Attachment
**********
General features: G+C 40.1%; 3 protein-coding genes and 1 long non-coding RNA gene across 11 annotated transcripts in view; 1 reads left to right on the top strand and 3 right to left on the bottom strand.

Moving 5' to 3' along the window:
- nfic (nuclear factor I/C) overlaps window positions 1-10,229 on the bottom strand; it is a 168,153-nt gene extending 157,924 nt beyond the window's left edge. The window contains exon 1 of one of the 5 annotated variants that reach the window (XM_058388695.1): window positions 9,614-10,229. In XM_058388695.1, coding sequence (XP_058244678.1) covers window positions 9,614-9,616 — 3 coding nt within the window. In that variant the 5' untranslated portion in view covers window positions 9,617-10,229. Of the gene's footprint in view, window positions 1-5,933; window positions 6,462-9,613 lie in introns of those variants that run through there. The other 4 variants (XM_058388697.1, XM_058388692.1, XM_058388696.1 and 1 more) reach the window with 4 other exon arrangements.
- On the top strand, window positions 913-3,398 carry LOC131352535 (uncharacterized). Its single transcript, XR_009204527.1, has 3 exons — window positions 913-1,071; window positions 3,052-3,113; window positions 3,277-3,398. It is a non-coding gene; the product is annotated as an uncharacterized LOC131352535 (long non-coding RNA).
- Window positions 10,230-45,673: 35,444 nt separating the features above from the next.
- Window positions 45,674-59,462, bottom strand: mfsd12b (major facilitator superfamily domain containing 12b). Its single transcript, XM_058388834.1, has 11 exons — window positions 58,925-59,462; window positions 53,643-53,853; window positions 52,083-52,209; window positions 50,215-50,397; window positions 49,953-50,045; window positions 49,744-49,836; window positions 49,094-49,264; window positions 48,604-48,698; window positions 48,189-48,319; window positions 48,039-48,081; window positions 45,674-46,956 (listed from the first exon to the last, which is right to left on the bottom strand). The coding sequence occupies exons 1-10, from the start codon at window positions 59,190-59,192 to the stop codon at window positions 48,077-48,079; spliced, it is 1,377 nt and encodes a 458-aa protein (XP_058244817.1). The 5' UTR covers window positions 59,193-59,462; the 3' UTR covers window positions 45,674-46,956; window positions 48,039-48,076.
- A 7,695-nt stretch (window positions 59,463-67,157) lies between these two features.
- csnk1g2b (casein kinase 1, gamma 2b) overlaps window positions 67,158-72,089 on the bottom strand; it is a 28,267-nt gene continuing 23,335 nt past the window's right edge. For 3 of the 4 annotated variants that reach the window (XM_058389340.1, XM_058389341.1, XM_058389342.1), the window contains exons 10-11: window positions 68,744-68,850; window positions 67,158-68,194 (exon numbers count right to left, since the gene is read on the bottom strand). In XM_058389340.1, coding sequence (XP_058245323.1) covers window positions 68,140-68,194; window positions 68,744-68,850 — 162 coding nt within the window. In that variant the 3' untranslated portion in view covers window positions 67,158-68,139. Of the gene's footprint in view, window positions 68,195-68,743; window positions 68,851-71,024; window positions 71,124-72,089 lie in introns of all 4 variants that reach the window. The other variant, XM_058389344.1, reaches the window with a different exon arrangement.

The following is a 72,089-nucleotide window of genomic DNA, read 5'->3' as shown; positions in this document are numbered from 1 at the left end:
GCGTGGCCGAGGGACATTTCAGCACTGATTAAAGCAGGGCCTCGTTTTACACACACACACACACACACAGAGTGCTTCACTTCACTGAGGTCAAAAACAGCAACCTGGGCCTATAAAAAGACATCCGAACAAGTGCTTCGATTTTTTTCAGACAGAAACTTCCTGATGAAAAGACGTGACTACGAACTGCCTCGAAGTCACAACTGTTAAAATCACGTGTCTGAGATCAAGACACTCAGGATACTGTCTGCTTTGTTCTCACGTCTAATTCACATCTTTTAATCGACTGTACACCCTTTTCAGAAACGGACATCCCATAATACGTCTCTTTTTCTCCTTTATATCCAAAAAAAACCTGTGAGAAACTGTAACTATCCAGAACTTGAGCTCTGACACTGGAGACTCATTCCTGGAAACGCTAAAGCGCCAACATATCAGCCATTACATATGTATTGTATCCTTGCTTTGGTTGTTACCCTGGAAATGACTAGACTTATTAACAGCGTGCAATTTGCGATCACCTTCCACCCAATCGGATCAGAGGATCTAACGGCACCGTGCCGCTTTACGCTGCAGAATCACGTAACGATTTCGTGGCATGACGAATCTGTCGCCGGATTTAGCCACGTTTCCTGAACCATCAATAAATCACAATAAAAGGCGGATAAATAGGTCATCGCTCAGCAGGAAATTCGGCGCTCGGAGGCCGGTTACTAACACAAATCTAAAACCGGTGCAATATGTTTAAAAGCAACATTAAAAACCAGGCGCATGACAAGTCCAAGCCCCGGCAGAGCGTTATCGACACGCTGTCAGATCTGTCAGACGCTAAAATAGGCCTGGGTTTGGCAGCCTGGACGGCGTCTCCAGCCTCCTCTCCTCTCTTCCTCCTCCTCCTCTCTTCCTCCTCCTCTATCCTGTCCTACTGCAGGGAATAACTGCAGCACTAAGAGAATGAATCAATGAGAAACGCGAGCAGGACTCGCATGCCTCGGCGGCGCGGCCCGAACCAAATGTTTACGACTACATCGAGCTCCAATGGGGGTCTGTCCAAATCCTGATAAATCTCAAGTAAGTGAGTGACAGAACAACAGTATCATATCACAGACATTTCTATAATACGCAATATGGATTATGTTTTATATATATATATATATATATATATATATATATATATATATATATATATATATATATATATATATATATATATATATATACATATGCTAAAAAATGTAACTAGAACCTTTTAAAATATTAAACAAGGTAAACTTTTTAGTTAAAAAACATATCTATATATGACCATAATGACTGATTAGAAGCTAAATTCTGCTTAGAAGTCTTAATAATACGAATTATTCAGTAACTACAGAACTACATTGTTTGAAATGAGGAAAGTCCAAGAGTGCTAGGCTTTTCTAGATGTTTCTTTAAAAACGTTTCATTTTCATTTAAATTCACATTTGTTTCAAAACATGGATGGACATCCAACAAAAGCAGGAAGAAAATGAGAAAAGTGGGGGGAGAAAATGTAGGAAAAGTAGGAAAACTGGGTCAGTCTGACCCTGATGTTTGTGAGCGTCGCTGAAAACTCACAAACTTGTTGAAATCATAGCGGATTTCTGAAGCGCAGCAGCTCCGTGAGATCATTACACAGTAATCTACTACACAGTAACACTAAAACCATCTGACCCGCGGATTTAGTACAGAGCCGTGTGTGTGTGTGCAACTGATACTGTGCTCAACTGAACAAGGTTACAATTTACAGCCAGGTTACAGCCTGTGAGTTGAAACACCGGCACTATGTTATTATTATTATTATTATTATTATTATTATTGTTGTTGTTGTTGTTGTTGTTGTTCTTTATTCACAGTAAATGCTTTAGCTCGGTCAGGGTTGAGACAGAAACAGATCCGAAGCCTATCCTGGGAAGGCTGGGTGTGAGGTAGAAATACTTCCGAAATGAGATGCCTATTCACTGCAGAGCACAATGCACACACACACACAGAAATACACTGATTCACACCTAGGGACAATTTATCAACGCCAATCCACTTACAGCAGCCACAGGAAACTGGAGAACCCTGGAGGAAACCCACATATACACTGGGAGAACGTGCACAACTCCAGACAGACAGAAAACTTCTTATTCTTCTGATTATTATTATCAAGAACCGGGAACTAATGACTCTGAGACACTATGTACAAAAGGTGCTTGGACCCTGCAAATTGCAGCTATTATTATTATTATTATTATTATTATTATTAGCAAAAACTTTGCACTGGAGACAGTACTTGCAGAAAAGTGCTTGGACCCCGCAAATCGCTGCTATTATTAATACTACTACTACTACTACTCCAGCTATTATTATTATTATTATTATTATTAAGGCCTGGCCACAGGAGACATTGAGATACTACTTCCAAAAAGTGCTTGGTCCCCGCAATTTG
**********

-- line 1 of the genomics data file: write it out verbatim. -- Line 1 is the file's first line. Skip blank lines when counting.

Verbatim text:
General features: G+C 40.1%; 3 protein-coding genes and 1 long non-coding RNA gene across 11 annotated transcripts in view; 1 reads left to right on the top strand and 3 right to left on the bottom strand.